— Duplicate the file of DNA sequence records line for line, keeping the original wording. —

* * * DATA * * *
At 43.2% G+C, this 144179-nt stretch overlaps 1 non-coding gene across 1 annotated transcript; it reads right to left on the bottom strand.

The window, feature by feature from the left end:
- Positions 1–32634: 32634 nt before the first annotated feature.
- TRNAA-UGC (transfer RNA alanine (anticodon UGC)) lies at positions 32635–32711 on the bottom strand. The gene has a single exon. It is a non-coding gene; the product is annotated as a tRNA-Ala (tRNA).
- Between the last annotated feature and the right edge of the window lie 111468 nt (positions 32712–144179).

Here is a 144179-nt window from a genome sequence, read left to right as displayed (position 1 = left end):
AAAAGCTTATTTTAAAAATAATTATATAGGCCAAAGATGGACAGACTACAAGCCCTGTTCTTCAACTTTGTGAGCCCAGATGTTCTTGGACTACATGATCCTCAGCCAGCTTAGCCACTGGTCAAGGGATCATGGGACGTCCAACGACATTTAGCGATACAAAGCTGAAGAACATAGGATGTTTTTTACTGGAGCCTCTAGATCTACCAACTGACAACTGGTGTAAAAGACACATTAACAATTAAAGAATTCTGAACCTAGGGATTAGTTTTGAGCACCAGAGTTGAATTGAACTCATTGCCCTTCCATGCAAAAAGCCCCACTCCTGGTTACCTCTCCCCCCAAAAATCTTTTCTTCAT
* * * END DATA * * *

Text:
At 43.2% G+C, this 144179-nt stretch overlaps 1 non-coding gene across 1 annotated transcript; it reads right to left on the bottom strand.

The window, feature by feature from the left end:
- Positions 1–32634: 32634 nt before the first annotated feature.
- TRNAA-UGC (transfer RNA alanine (anticodon UGC)) lies at positions 32635–32711 on the bottom strand. The gene has a single exon. It is a non-coding gene; the product is annotated as a tRNA-Ala (tRNA).
- Between the last annotated feature and the right edge of the window lie 111468 nt (positions 32712–144179).

Here is a 144179-nt window from a genome sequence, read left to right as displayed (position 1 = left end):
AAAAGCTTATTTTAAAAATAATTATATAGGCCAAAGATGGACAGACTACAAGCCCTGTTCTTCAACTTTGTGAGCCCAGATGTTCTTGGACTACATGATCCTCAGCCAGCTTAGCCACTGGTCAAGGGATCATGGGACGTCCAACGACATTTAGCGATACAAAGCTGAAGAACATAGGATGTTTTTTACTGGAGCCTCTAGATCTACCAACTGACAACTGGTGTAAAAGACACATTAACAATTAAAGAATTCTGAACCTAGGGATTAGTTTTGAGCACCAGAGTTGAATTGAACTCATTGCCCTTCCATGCAAAAAGCCCCACTCCTGGTTACCTCTCCCCCCAAAAATCTTTTCTTCAT